There is a thrilling weirdness to being in someone else's home by yourself. The urge to look around — or worse, snoop and go through another person's things — is always there. I wonder how deeply people consider this when giving over their home to a house sitter or Airbnb stranger.
The Chilean film "Family Life" (at the Siskel this week after premiering at the Sundance Film Festival earlier this year) dives headlong into this dynamic when a couple employs the services of a cousin they haven't seen for years to come and watch over their house and care for their cat.
Enter Martin (Jorge Becker), the leather-jacketed house sitter with a perpetual scruff on his face. At first he seems like a pseudo-renegade, but he is quickly revealed to be socially awkward, untethered to anything and almost surely very, very depressed.
Bruno (Cristian Carvajal) and Consuelo (Blanca Lewin, wonderfully pensive) sense that something's a little off. But no matter, Paris awaits. And once Martin has the house to himself, the rummaging begins. You cringe for the homeowners, leaving their house and their cat in the hands of this mope who has ditched his own clothing in favor of Bruno's more professorial wardrobe.
Martin can't quite pull off the turtleneck/sport coat look, but it's convincing enough to entice a younger woman, a single mother named Pachi (Gabriela Arancibia), to take an interest. When they meet, Martin spontaneously invents a fake back story — that he is not in fact unattached and aimless, but a recently divorced father. And this gorgeous house he lives in? That's his, too.
The light-filled flat in Santiago is the real-life home of co-director Alicia Scherson, who was a new mother when they shot the film. "It was impossible that I would get up at 7 a.m. and leave my baby and go, I was breastfeeding," she told an interviewer in February, during a film fest in Rotterdam, Netherlands. "So it's like, I can't go to shooting — I'll bring shooting to me."
That they filmed in her own home adds an extra frisson of discomfort for the viewer, of realizing that cast and crew were clomping through her house, touching her things, filming sex scenes on her bed in the process. Scherson (who earned her master's degree in fine arts at the University of Illinois at Chicago) collaborated with fellow director Cristian Jimenez on the film, and what they have both talked about is a specific generational divide in Chile — that people like themselves in their 40s, staring down early middle age, are the first generation to feel as though they can reject the path of marriage and children if they choose.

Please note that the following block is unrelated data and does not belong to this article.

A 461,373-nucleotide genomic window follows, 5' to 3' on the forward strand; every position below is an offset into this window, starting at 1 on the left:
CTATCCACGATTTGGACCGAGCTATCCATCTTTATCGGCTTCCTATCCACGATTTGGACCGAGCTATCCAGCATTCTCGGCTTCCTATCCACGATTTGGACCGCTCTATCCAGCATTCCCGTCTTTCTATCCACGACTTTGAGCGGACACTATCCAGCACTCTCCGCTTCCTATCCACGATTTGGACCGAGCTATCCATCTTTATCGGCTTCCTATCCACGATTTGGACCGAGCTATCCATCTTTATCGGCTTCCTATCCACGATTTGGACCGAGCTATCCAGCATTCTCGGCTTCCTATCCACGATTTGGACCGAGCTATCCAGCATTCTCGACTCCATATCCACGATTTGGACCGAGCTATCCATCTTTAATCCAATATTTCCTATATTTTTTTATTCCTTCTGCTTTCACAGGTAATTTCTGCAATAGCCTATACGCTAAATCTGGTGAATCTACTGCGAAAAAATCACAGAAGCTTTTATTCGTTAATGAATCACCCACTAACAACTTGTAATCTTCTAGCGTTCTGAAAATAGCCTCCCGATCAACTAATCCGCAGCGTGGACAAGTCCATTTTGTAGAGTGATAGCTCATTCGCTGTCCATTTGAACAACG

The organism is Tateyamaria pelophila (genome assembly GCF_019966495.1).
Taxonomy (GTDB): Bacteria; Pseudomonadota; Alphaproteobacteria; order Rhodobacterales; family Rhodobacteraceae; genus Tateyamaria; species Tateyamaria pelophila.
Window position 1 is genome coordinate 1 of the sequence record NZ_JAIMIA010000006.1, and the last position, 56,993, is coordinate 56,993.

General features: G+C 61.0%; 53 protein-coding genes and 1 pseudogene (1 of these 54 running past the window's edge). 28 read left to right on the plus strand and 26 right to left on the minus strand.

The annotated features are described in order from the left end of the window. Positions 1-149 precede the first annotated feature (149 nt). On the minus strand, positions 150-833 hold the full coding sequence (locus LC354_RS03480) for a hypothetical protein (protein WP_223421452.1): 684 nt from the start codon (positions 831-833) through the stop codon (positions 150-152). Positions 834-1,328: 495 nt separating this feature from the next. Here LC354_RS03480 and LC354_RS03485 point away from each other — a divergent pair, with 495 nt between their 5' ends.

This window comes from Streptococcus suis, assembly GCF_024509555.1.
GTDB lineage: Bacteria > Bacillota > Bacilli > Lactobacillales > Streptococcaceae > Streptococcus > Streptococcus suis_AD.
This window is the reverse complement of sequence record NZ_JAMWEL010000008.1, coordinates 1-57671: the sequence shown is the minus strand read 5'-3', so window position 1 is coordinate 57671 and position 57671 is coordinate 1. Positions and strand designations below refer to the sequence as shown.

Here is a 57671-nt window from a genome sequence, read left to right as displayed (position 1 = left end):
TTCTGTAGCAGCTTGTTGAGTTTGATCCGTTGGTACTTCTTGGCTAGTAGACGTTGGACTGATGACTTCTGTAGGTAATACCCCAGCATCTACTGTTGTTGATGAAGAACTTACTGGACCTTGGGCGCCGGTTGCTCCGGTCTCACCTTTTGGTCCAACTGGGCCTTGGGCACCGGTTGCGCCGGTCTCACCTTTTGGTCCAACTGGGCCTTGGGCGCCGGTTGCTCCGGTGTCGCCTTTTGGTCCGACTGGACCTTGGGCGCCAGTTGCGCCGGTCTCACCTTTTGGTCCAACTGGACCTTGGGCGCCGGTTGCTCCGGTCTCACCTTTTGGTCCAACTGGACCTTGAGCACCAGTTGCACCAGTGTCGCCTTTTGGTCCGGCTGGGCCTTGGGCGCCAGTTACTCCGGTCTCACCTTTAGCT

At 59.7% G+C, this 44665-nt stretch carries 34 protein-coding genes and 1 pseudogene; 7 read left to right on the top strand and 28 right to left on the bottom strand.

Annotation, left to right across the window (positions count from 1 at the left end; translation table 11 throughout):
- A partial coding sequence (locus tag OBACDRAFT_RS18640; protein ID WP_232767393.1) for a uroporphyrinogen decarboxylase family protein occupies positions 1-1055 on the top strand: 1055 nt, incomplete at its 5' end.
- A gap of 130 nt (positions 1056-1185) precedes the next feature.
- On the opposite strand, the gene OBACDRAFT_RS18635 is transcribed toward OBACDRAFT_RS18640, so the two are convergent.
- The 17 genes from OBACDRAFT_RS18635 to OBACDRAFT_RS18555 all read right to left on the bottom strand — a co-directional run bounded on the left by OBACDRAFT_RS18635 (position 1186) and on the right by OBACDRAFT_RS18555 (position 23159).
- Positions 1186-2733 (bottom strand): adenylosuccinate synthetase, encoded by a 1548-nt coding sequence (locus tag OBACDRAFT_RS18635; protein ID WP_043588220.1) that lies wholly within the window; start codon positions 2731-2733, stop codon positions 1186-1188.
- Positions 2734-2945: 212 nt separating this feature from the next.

Certainly, Martin's life up to this point reflects that — but creating this new persona also reveals just how curious (or envious, it's never clear) he might be to pretend otherwise.
Pachi is really the one you connect with here. She doesn't play games. She's forthright and asks for the same from him. She is destined to be disappointed. The stability he seems to promise, of a man with a job and a home and an income (all of it a lie!), seems to be part of the unspoken appeal for Pachi, who earns money by selling bootleg DVDs. (Scherson has said this is still a thing in Chile, where people have personal "dealers" they call to obtain black market movies.)
Hilariously, Martin's pre-Pachi existence drives away the cat and the simulacrum of family life he invents thereafter seems to lure the cat back home. Even with its low-key comedic undercurrents and complicated emotional beats, the film can feel airless. It's not clear who Martin really is or what he's getting out of this fictional existence beyond a good deal of sex. Well, perhaps that's motivation enough. But he's too much of a cipher for you to become invested in the outcome, and when he eventually cracks under the pressure and pulls a disappearing act, it doesn't feel especially meaningful or poignant.
"Family Life" screens through Thursday at the Siskel Film Center, 164 N. State St. Go to www.siskelfilmcenter.org/familylife.
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